FIG. 4 also illustrates a result of several sequentially performed processing steps. First, the oxide layer 18 can be removed in whole or in part and the dual-wavelength range photodetector stack composed of the layers 14-32 is etched using a multi-step etching and masking process to form a mesa structure having staggered, upwardly sloping sidewalls. Next contacts are formed on exposed edge portions of the layers 20, 24, 28 and 32, followed by the growth of a dielectric layer 18A. The top surface of the dielectric layer 18A is then planarized and openings are formed to the individual CMOS circuits 16 and to the contacts formed on the edges of the layers 20, 24, 28 and 32. CMOS circuitry contact silicide 16A is then formed on the CMOS circuits 16 at a temperature of about 400° C. This is followed by the formation of vertical conductive interconnects 34 (e.g., Cu, Al, Au, etc.) to the silicided contacts 16A and to the contacts formed on the edge portions of the layers 20, 24, 28 and 32. A metal interconnect layer 36 is then formed by applying a dielectric and patterning lateral conductors to interconnect the vertical interconnects to the CMOS readout circuitry 16 to the individual photodetectors via the contacts on the edge portions of the layers 20, 24, 28 and 32 and their associated vertical interconnects. A handling (handle) wafer 38 (e.g., a Si handle wafer) is then applied over the metal interconnect layer 36 to provide structural support, followed by thinning of the Si substrate 10. As the bottom surface of the thinned Si substrate 10A functions as a receiving surface for incident EM radiation in this back-side illuminated embodiment, one suitable thickness for the thinned Si substrate 10A is about 100 nm or less. With this thickness the Si substrate 10A is substantially transparent to the incident EM radiation.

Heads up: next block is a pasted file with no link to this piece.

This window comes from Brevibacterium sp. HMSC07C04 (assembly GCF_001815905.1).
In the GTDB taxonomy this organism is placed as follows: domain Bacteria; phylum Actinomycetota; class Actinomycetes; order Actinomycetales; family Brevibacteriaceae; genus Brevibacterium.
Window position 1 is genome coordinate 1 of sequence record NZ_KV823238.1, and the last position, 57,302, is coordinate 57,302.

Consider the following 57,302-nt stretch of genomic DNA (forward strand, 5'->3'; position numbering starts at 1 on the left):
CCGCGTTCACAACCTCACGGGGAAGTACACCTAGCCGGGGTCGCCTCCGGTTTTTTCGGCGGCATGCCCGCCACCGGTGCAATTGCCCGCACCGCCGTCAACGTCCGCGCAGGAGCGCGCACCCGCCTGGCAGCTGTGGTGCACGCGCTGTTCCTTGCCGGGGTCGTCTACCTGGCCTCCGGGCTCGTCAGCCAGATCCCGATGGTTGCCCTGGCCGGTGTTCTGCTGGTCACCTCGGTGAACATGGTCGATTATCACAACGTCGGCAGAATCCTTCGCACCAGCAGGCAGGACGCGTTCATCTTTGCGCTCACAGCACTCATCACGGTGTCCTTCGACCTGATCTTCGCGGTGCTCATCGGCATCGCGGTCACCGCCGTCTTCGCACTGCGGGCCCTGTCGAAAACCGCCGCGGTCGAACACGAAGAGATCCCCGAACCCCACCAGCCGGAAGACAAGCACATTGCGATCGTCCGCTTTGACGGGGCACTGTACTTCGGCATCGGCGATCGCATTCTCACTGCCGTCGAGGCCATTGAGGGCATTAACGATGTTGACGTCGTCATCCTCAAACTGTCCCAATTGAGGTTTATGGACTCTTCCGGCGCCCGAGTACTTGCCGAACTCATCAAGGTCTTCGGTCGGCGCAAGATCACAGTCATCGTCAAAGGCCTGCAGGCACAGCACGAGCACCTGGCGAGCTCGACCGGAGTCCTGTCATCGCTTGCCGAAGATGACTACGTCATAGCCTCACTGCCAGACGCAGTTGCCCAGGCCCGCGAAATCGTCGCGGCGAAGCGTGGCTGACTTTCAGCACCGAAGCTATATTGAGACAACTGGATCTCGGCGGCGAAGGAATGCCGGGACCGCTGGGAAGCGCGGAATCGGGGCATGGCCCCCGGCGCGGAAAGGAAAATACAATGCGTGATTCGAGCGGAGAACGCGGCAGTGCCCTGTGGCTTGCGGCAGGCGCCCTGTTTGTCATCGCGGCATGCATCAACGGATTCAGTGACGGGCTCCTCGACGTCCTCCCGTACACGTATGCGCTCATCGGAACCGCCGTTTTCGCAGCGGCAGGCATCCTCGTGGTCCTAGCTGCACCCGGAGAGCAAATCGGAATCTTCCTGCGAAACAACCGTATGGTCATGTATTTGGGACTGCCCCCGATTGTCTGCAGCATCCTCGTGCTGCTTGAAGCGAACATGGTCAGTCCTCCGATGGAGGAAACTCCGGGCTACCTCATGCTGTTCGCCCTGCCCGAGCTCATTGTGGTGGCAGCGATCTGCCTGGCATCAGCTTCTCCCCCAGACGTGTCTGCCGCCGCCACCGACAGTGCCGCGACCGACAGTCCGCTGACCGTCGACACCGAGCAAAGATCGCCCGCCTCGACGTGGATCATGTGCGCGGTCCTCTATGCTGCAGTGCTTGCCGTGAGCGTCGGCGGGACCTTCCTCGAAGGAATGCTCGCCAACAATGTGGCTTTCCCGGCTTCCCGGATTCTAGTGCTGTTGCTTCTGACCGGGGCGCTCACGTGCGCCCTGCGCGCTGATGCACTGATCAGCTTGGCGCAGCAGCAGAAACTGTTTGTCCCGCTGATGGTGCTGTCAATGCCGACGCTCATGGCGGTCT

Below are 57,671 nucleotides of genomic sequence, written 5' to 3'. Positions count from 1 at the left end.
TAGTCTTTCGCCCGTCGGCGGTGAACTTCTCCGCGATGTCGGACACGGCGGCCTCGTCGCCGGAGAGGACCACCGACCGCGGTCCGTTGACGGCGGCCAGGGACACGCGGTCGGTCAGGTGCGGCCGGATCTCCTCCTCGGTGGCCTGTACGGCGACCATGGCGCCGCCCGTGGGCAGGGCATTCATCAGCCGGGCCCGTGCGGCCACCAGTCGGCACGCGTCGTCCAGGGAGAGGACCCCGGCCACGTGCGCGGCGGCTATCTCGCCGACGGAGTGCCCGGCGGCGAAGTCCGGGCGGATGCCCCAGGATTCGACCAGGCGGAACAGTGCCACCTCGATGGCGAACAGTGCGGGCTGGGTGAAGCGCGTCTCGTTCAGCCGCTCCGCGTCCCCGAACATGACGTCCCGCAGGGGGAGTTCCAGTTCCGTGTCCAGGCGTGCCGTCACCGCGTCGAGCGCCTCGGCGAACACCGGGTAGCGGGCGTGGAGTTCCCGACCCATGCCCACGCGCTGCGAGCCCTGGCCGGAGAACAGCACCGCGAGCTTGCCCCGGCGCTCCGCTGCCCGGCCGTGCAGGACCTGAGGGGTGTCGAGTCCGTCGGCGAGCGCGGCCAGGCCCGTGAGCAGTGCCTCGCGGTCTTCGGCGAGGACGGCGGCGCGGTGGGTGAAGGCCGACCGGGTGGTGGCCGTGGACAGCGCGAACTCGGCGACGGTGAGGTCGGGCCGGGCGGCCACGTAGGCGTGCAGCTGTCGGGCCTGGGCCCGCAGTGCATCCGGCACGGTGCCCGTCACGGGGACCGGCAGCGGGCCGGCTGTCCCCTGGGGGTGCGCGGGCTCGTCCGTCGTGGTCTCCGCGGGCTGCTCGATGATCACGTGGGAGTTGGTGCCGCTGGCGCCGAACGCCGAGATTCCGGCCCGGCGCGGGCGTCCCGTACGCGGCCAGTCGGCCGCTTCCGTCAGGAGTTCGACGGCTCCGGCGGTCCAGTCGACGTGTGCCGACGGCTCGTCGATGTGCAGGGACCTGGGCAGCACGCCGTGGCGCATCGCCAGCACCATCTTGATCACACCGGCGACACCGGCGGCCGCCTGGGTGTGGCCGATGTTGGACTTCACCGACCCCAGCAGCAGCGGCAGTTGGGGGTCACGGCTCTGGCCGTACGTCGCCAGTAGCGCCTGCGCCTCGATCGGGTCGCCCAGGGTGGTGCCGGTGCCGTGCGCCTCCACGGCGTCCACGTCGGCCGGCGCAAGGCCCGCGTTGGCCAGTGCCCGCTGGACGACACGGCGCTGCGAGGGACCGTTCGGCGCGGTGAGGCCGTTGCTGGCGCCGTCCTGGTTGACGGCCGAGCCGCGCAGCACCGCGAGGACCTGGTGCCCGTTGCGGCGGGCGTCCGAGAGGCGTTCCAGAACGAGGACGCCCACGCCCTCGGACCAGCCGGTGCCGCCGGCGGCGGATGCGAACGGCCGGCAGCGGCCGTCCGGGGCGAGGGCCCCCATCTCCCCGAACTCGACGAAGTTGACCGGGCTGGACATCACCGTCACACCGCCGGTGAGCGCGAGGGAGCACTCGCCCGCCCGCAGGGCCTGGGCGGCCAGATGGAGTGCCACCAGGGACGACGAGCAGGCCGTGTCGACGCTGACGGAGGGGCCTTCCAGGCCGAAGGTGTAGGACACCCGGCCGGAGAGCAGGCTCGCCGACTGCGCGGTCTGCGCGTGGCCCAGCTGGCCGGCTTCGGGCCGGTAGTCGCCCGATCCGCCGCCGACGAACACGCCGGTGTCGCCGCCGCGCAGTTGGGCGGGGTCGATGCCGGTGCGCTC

In operation the incident EM radiation passes through the Si substrate 10A and the substantially transparent (at the wavelengths of interest) BOX layer 12. The shorter visible wavelengths are substantially absorbed in the Ge P-I-N photodetector to generate first photocarriers, while the longer wavelength IR radiation passes through the layers that comprise the Ge P-I-N photodetector is substantially absorbed in the InGaAs P-I-N photodetector to generate second photocarriers. These generated photocarriers are transported to the CMOS readout circuitry 16 via the metal interconnect layer 36 and the vertical interconnects 34.